Consider that a table's query results in the following four sample values: 4, 18, 30, and 35.

For a height-based histogram, each of these values occupies a portion of one bucket, in proportion to their size. The resulting selectivity is computed with the following formula:

```S = Height(35) / Height(4 + 18 + 30 + 35)
```

#### Understanding Value-Based Histograms

Value-based histograms are created when the number of distinct values is less than or equal to the number of histogram buckets specified. In value-based histograms, all the values in the column have corresponding buckets, and the bucket number reflects the repetition count of each value. These can also be known as frequency histograms.

Consider the same four sample values in the previous example. In a value-based histogram, a bucket is used to represent each of the four distinct values. In other words, one bucket represents 4, one bucket represents 18, another represents 30, and another represents 35. The resulting selectivity is computed with the following formula:

```S = [#rows(35)/(#rows(4) + #rows(18) + #rows(30) + #rows(35))] / #buckets

```

If there are many different values anticipated for a particular column of table, it is preferable to use the value-based histogram rather than the height-based histogram. This is because if there is much data skew in the height, then the skew can offset the selectivity calculation and give a nonrepresentative selectivity value.

#### Using Histograms

Example 3-6 illustrates the use of a histogram in order to improve the execution plan and demonstrate the skewed behavior of the `s6` indexed column.

#### Example 3-6 Using a Histogram to Improve an Execution Plan

```UPDATE so_lines l
SET open_flag=null,
s6=10,
s6_date=sysdate,
WHERE l.line_type_code in ('REGULAR','DETAIL','RETURN') AND
l.open_flag = 'Y' AND NVL(l.shipped_quantity, 0)=0 OR
NVL(l.shipped_quantity, 0) != 0 AND
l.shipped_quantity +NVL(l.cancelled_quantity, 0)= l.ordered_quantity)) AND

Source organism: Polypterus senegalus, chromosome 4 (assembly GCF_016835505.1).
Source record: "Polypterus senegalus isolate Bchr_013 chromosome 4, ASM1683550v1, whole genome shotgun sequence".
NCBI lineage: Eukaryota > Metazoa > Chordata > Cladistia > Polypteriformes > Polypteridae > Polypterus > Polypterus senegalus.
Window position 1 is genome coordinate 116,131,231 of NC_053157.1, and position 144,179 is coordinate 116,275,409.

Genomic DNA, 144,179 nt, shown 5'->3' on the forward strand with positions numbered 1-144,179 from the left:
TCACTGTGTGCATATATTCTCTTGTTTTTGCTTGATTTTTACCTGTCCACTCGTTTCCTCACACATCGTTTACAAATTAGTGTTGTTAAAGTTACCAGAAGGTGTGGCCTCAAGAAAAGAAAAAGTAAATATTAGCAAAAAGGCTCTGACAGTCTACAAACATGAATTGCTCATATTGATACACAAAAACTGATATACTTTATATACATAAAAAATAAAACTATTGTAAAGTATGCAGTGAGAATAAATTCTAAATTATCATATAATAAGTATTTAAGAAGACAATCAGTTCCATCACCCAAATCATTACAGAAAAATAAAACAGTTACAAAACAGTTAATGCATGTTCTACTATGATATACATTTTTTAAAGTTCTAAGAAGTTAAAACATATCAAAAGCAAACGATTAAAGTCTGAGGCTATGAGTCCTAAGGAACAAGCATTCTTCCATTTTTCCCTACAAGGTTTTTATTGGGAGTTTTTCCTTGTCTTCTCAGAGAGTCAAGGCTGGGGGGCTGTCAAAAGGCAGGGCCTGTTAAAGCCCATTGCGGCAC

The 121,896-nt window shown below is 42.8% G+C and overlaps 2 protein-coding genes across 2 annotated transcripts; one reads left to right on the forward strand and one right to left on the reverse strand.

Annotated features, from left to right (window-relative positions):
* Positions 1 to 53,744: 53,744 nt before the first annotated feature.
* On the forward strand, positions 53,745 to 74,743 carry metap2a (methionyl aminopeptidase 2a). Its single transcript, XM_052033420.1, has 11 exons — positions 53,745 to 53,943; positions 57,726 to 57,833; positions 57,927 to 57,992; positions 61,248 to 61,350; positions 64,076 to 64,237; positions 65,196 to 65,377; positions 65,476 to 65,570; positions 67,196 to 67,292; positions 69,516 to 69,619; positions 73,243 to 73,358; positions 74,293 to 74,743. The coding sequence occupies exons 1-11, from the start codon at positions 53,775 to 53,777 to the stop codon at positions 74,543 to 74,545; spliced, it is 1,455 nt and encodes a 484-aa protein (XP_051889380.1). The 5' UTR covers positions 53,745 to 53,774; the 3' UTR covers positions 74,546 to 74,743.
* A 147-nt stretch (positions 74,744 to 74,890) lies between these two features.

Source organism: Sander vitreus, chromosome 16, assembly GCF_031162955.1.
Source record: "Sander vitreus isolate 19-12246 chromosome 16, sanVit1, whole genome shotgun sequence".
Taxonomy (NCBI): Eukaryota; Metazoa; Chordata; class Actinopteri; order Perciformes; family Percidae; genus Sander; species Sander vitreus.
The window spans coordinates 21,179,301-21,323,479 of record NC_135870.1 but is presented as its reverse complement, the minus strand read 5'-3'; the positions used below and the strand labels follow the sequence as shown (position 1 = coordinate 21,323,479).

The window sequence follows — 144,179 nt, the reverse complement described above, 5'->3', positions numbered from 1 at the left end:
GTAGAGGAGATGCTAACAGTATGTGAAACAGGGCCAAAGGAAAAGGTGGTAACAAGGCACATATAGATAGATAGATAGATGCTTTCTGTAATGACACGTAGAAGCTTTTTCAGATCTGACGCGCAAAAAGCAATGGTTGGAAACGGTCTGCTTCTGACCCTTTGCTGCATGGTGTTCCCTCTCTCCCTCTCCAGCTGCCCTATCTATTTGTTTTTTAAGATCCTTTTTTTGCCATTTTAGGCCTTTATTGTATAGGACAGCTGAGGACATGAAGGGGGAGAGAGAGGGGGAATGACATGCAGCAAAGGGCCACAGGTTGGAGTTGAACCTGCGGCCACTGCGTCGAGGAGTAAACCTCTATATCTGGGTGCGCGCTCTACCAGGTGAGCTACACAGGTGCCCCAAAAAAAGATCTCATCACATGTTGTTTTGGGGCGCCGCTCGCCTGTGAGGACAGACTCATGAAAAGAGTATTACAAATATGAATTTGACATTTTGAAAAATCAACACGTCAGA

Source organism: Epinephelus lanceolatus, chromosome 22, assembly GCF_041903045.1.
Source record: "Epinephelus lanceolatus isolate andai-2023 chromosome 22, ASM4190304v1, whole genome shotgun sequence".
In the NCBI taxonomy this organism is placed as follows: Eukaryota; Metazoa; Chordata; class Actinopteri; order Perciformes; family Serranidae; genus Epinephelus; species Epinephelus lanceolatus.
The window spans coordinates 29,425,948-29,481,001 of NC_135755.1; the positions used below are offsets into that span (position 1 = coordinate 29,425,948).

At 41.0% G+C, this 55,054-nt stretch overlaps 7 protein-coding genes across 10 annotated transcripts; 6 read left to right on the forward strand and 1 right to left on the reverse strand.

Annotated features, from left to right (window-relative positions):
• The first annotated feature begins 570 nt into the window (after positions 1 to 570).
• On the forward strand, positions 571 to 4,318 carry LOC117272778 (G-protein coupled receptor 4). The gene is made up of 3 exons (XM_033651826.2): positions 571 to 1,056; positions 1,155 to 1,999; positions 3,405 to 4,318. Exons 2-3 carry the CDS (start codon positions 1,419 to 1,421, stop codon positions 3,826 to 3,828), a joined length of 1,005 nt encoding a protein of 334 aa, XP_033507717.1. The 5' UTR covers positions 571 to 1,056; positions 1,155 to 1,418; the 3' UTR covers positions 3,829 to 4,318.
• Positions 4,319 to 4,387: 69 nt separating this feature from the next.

l.s6=18

```

This query shows the skewed distribution of data values for `s6`. In this case, there are two distinct non-null values: 10 and 18. The majority of the rows consists of `s6` = 10 (1,589,464), while a small number of rows consist of `s6` = 18 (13,091).

```S6:      COUNT(*)
======================
10        1,589,464
18           13,091
NULL         21,889

```

The selectivity of column `s6`, where `s6` `=` `18`:

```S = 13,091 / (13,091 + 1,589,464) = 0.008

```

If No Histogram is Used: The selectivity of column `s6` is assumed to be 50%, uniformly distributed across 10 and 18. This is not selective; therefore, `s6` is not an ideal choice for use as an index.

If a Histogram is Used: The data distribution information is stored in the dictionary. This allows the optimizer to use this information and compute the correct selectivity based on the data distribution. In Example 3-6, the selectivity, based on the histogram data, is 0.008. This is a relatively high, or good, selectivity, which leads the optimizer to use an index on column `s6` in the execution plan.

### Viewing Histograms

To view histogram information, query the appropriate data dictionary view (`USER_`, `ALL_`, or `DBA_`). The following list shows the `DBA_` views:

• `DBA_HISTOGRAMS`
• `DBA_PART_HISTOGRAMS`
• `DBA_SUBPART_HISTOGRAMS`
• `DBA_TAB_COL_STATISTICS`
##### Number of Rows

View the `DBA_HISTOGRAMS` dictionary table for the number of buckets (in other words, the number of rows) for each column:

• `ENDPOINT_NUMBER`
• `ENDPOINT_VALUE`

 See Also: Oracle9i Database Reference for column descriptions of data dictionary views, as well as histogram use and restrictions

### Verifying Histogram Statistics

To verify that histogram statistics are available, query the data dictionary's `DBA_HISTOGRAMS` table, using a statement similar to Example 3-7.

#### Example 3-7 Verifying Histogram Statistics

```SQL> SELECT ENDPOINT_NUMBER, ENDPOINT_VALUE
FROM DBA_HISTOGRAMS
WHERE TABLE_NAME ="SO_LINES_ALL" AND COLUMN_NAME="S2"
ORDER BY ENDPOINT_NUMBER;

```

This query returns the following typical data:

```ENDPOINT_NUMBER   ENDPOINT_VALUE
---------------  ---------------
1365                 4
1370                 5
2124                 8
2228                18

```

One row corresponds to one bucket in the histogram. Consider the differences between `ENDPOINT_NUMBER` values in Example 3-7 listed in Table 3-5.

##### Table 3-5 ENDPOINT_NUMBER Differences
Bucket (values) `ENDPOINT_NUMBER` Difference Number of Values in Bucket

1 (0 to 4)

N/A

N/A

2 (4 to 5)

1370 - 1365

5

3 (5 to 8)

2124 - 1370

754

4 (8 to 18)

2228 - 2124

104

Table 3-5 shows that the buckets hold very different numbers of values. The data is skewed: 754 values are between 5 and 8, but only 104 are between 8 and 18. More buckets should be used.